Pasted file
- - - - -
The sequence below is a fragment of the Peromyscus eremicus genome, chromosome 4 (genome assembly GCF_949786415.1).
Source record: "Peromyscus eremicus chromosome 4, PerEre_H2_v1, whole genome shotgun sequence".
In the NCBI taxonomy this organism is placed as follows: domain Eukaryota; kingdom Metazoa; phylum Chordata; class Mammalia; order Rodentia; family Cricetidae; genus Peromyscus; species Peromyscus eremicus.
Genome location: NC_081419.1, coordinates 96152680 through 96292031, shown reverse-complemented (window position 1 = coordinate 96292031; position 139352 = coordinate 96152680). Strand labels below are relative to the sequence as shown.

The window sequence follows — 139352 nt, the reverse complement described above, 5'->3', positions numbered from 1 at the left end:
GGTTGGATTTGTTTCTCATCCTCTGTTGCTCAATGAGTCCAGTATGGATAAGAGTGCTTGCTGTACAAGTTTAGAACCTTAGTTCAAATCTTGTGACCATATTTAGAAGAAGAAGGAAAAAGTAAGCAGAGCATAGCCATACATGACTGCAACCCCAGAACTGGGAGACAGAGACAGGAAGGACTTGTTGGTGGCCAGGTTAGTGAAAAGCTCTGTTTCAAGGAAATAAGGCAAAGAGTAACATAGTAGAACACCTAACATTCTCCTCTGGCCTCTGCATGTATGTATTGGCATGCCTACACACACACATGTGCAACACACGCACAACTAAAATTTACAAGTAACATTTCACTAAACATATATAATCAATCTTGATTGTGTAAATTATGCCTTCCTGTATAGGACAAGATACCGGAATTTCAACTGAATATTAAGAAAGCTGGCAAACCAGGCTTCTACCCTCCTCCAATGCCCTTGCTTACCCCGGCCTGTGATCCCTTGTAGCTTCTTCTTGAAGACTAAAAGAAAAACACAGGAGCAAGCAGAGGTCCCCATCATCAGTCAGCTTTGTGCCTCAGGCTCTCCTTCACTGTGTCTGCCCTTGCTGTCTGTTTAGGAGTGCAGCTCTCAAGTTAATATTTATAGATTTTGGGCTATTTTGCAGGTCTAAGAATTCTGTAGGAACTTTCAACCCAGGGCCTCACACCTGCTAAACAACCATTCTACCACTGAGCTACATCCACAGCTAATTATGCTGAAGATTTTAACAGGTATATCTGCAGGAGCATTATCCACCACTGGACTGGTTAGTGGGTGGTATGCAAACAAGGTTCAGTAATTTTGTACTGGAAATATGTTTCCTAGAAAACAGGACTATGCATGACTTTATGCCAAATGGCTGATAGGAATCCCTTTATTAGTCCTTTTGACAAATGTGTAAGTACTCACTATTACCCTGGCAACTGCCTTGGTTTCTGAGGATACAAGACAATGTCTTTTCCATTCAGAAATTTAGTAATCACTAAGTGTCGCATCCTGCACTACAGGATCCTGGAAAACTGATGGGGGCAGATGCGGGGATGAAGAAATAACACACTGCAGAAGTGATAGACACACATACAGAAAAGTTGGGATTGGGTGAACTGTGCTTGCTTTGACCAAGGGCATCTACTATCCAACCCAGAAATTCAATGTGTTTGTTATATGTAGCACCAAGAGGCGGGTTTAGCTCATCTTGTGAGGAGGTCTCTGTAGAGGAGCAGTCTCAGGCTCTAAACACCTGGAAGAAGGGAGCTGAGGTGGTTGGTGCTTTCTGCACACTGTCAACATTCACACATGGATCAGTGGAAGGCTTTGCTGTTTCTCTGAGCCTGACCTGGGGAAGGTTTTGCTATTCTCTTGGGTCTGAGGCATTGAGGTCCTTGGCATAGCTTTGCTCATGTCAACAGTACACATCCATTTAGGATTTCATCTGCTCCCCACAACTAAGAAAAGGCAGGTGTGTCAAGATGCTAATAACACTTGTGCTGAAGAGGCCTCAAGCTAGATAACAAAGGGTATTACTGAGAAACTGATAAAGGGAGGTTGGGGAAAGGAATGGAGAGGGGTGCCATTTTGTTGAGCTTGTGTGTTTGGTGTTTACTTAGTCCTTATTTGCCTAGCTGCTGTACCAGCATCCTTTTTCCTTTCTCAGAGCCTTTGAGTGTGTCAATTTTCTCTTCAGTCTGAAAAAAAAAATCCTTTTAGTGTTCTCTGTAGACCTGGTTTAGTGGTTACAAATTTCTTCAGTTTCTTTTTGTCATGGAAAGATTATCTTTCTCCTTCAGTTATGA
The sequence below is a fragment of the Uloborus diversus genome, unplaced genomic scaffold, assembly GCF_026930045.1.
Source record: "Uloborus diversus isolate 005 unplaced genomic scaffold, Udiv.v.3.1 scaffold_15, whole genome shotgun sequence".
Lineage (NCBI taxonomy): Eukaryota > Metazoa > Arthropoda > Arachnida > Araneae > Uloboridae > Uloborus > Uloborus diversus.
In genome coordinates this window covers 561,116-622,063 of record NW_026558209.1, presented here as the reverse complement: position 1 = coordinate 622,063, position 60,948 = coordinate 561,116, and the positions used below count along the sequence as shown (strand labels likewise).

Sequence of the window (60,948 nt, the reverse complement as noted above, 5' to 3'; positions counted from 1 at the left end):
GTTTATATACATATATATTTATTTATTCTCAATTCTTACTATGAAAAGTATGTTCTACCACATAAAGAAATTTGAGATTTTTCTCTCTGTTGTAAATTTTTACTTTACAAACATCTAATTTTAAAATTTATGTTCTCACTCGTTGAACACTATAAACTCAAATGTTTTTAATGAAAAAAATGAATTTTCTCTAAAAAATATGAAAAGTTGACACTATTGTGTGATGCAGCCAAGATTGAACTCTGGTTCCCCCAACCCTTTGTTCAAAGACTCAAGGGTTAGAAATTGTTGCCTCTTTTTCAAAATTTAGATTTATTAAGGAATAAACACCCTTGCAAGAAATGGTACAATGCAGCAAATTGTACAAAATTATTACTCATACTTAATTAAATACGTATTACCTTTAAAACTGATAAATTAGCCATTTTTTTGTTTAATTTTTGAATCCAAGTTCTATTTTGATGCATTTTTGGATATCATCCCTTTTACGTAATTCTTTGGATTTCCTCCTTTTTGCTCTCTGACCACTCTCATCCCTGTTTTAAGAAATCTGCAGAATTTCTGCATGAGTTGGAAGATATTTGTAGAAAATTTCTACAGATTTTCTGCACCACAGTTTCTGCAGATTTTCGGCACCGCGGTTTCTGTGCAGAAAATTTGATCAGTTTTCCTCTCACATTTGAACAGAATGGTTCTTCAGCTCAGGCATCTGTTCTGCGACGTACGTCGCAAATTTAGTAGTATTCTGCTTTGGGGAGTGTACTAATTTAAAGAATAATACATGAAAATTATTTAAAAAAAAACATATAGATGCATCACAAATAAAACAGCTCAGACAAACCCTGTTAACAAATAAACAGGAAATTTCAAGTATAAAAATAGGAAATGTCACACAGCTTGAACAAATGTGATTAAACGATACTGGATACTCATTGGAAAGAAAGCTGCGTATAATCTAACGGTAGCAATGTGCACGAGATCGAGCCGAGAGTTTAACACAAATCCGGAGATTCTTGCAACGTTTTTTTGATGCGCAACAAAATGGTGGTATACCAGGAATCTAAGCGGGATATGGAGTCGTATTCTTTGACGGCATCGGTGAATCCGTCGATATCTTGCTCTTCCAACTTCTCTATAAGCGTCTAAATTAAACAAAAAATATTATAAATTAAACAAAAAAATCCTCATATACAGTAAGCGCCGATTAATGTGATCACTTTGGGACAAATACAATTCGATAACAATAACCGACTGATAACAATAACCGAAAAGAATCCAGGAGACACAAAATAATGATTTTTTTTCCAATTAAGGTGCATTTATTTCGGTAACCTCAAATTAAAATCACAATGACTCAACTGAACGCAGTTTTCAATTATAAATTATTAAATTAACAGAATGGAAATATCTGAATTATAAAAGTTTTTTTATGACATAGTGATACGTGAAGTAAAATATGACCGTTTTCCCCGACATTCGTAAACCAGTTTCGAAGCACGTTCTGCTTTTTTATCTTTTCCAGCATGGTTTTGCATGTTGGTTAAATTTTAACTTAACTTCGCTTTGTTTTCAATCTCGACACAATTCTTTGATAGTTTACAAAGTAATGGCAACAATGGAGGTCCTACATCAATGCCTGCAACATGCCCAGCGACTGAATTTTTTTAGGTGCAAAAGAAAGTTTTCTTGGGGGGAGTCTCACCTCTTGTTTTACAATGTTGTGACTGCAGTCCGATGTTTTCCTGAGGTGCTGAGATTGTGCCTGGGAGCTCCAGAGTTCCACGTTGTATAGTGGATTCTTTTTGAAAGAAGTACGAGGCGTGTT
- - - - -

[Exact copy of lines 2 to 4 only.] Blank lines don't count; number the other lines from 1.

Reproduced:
Source record: "Peromyscus eremicus chromosome 4, PerEre_H2_v1, whole genome shotgun sequence".
In the NCBI taxonomy this organism is placed as follows: domain Eukaryota; kingdom Metazoa; phylum Chordata; class Mammalia; order Rodentia; family Cricetidae; genus Peromyscus; species Peromyscus eremicus.
Genome location: NC_081419.1, coordinates 96152680 through 96292031, shown reverse-complemented (window position 1 = coordinate 96292031; position 139352 = coordinate 96152680). Strand labels below are relative to the sequence as shown.